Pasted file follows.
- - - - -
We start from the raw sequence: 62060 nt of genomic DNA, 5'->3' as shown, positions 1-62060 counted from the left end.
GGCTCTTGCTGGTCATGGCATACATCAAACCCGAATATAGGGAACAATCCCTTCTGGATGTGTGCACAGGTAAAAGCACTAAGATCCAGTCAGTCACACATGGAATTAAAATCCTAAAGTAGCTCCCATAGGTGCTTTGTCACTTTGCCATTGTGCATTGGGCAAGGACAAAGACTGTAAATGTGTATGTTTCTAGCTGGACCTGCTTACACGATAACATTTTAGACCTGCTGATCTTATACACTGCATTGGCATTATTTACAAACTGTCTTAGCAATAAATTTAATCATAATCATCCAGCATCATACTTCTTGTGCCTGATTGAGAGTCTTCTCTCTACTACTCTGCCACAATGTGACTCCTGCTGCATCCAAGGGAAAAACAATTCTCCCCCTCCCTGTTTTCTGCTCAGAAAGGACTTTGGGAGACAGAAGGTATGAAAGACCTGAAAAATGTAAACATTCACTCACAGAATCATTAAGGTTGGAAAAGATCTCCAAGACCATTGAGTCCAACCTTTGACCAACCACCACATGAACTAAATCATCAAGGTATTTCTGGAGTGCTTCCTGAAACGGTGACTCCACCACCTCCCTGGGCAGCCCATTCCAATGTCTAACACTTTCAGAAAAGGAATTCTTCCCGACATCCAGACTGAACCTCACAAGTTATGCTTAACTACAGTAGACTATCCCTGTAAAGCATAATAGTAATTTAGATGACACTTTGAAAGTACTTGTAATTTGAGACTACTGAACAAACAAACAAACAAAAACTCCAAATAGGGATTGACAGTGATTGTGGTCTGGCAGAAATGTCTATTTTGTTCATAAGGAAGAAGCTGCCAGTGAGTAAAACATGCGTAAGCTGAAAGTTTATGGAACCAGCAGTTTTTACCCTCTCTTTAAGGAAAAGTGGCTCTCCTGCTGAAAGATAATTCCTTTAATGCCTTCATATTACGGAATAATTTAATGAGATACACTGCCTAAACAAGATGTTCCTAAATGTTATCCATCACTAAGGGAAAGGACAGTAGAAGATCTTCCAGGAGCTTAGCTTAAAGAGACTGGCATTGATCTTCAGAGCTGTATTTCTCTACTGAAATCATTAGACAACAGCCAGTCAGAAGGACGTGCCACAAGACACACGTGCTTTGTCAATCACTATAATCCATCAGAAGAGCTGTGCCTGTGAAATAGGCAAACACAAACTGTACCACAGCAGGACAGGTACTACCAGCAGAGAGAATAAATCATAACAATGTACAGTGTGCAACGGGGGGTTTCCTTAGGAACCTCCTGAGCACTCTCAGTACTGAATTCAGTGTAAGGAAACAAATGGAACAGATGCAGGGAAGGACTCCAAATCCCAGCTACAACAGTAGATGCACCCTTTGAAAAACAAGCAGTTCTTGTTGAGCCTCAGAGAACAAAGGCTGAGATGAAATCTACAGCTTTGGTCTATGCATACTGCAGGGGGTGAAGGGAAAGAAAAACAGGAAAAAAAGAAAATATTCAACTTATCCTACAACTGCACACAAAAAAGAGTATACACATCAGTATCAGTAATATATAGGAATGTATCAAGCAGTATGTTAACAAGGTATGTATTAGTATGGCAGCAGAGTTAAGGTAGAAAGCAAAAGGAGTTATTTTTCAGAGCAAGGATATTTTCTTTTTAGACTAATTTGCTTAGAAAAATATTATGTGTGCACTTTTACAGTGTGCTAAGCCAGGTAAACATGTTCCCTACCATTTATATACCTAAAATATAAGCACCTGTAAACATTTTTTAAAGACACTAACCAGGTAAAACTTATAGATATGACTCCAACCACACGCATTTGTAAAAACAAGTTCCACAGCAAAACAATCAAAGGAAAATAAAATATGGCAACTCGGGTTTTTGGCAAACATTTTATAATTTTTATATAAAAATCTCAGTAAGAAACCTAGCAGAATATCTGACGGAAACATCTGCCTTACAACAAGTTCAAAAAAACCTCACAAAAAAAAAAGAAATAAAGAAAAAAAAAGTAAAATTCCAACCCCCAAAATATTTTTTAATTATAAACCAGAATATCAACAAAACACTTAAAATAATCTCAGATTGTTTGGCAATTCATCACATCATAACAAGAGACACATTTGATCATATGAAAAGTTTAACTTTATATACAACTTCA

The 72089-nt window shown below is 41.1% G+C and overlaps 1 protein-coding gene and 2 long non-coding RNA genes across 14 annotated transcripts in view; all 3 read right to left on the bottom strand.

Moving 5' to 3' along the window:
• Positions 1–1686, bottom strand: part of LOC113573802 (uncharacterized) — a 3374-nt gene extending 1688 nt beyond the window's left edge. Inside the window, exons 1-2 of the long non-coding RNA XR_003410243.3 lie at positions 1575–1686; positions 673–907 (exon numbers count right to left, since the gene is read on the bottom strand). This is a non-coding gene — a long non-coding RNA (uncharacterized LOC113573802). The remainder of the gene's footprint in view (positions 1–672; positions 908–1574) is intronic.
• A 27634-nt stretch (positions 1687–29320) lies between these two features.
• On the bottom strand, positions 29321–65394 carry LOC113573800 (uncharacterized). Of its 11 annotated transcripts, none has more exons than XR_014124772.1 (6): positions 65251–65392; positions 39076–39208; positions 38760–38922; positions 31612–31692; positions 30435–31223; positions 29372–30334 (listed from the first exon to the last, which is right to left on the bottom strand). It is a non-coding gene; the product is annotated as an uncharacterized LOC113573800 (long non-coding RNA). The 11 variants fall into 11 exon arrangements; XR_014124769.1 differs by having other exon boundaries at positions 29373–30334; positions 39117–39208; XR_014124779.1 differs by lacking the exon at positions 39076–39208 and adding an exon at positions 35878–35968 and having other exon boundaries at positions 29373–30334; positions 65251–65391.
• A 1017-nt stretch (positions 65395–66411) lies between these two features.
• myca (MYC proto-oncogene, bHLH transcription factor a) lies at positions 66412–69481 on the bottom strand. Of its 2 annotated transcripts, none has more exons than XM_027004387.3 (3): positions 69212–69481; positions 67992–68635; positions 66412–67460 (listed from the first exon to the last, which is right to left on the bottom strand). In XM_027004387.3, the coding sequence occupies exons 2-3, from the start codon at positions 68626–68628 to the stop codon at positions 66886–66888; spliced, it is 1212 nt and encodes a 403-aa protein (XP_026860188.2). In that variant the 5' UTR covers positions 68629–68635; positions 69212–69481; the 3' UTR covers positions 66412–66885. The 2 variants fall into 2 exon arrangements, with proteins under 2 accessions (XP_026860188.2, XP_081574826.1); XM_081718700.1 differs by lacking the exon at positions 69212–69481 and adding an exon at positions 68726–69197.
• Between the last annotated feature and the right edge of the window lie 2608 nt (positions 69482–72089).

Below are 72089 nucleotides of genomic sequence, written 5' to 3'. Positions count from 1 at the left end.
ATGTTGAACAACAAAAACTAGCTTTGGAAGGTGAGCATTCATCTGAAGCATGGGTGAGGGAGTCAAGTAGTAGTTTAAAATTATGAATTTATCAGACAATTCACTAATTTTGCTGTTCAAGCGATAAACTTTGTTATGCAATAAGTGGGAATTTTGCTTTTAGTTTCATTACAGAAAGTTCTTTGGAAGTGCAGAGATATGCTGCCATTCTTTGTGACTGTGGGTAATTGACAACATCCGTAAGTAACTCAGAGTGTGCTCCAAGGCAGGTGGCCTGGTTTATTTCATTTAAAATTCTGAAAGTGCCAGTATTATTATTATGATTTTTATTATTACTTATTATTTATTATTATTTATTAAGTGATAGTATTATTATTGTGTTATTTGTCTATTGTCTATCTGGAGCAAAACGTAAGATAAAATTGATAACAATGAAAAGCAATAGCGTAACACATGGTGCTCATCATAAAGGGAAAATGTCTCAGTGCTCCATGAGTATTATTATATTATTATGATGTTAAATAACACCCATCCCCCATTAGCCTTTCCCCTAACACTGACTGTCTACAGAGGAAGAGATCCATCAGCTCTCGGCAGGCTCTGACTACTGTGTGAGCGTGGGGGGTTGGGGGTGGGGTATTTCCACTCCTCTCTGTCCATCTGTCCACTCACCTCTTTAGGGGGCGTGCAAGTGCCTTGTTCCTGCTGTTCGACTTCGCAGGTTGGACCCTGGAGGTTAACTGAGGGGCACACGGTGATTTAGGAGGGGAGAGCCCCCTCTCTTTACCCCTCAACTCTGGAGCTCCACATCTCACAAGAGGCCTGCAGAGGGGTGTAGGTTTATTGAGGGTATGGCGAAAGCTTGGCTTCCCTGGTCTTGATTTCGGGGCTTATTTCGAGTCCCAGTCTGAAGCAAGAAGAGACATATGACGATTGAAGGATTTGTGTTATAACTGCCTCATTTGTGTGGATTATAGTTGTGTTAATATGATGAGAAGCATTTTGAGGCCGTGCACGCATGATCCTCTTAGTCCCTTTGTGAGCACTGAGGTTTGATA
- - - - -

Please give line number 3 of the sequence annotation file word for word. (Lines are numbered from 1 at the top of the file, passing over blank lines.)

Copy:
The 72089-nt window shown below is 41.1% G+C and overlaps 1 protein-coding gene and 2 long non-coding RNA genes across 14 annotated transcripts in view; all 3 read right to left on the bottom strand.